Sea water, snow and a block of ice are made from water, but they all have different colors. Ice cube is transparent, snow is white, and sea is blue. Why is it? To solve this intriguing question, children visiting Seoul National Science Museum (SSM) watch a story of an ice princess, snow princess and light queen rather than sitting in front of blackboards. Through this science drama Altogether White World, they get to understand the diffused reflection of light, a complicated science concept.
In the middle of the science drama stands Lim Ju-hee (’90, Science Education) who introduces herself as a science communicator. Working as a physics teacher in SSM, Lim is also the representative and founder of Scigun, a science drama company which helps children to learn science in an easier way. Lim said, “Science is hard. It is usually thought as the field of genius scientists. However, science is now intimately related to our daily lives. We are used to carrying cell phones and scientific discoveries often catch major social attentions. People, despite their age, need scientific knowledge more than ever. Helping these people to approach the field of science is where a science communicator comes in, and I do this through dramas,” said Lim.
Lim worked as a university lecturer teaching physics for seven years and realized that many of university students are not so interested in science and equipped with wrong fundamental science notions. “I concluded that early science education was too exam-oriented that it failed to interest children and deliver basic science principles. So I decided to teach children with dramas,” said Lim. At first, the drama was only a part of her lecture which she felt was useful to arouse students’ curiosity. “It is foolish to expect children to concentrate for a long time in science classes. Therefore, I added in a small play which kept students eyes,” said Lim. With positive responses from children and parents, the short play has now grown in to a drama presented twice a month. “It was a drama made for lower classes in elementary schools, but now they are asking me to make drama for higher classes,” said Lim. “Parents are also a big part of the audience as they want to understand science before teaching their children. As bigger audience it is, SSM prepared a theater for drama,” Lim added.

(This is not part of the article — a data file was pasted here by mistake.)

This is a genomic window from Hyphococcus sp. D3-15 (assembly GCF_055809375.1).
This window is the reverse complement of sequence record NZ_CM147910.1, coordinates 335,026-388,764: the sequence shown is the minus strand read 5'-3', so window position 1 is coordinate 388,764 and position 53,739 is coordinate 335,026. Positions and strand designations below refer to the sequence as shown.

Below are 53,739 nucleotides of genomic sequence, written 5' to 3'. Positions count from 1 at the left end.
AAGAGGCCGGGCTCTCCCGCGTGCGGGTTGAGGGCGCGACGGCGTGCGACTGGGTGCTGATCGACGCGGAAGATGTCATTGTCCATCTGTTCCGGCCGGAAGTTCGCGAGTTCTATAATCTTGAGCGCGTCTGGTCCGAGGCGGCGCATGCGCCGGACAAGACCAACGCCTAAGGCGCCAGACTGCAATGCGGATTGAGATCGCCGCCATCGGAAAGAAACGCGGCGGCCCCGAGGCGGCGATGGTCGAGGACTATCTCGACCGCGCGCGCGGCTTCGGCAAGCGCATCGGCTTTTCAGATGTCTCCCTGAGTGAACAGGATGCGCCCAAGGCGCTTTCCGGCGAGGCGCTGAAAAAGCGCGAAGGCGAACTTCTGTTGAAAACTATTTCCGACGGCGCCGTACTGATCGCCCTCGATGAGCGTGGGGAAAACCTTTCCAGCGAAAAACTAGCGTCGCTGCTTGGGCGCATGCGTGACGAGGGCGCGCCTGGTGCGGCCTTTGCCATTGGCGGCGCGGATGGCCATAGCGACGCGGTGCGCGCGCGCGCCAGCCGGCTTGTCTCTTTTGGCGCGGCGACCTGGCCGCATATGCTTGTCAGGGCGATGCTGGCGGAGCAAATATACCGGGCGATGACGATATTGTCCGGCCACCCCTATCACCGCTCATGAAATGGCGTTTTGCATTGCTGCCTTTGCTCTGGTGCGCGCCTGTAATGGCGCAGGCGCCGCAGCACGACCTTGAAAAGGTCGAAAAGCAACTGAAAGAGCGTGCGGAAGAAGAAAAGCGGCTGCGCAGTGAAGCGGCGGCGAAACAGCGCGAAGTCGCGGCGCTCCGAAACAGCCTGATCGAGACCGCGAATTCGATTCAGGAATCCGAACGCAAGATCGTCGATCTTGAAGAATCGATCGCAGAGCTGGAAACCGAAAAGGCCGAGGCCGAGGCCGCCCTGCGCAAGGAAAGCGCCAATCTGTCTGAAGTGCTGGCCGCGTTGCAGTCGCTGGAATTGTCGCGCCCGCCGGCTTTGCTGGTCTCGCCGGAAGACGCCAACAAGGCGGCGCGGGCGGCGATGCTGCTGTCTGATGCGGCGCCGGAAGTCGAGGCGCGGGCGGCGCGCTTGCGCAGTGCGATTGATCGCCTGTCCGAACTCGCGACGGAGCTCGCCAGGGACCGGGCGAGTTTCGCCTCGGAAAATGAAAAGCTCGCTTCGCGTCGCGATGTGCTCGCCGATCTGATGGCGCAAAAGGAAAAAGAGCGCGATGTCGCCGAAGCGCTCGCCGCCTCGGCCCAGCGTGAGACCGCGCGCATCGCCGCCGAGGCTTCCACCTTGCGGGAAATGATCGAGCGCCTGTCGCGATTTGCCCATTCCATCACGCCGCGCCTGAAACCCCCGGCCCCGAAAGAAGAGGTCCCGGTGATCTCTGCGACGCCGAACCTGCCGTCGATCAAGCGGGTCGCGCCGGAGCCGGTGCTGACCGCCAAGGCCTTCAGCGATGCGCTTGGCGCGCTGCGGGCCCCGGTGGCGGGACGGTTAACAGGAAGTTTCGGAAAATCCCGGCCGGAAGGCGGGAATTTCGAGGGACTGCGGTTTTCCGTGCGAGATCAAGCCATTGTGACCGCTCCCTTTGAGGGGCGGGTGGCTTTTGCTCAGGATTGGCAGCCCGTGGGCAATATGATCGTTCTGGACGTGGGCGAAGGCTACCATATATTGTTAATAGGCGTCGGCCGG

Lim also faced lots of hardships too because of insufficient working condition and support for science drama. Every process of the drama, from planning, preparing scripts, properties and to deciding music, literally passes the hands of Lim. So Lim recalls, “I wandered around Dongdaemun market to buy the cheapest materials and made costumes. Sometimes I reserved a hotel room to work overnight and poured our own money in due to poor support.” However, her passion for science education and encouragement from the family made her pursue her goal. Scigun has created five pieces of science drama and one is currently showing in SSM. Moreover, her efforts to elevate early science education have been recognized by the Ministry of Science Technology that she was designated as science culture promoter of this month.
Lim’s passion for science education extends to Ewha students. “Not all the students that currently graduated high schools have learned science since they can choose not to study. However, we still need scientific knowledge to live in this society.” She continued with a request, “When I taught in universities, I hardly saw students asking questions or have strong curiosity in science. Elementary students are even better in this area. Please be interested in science, which may produce a talented person who may change the future of Korea and the world,” said Lim.
저작권자 © Ewha Voice 무단전재 및 재배포 금지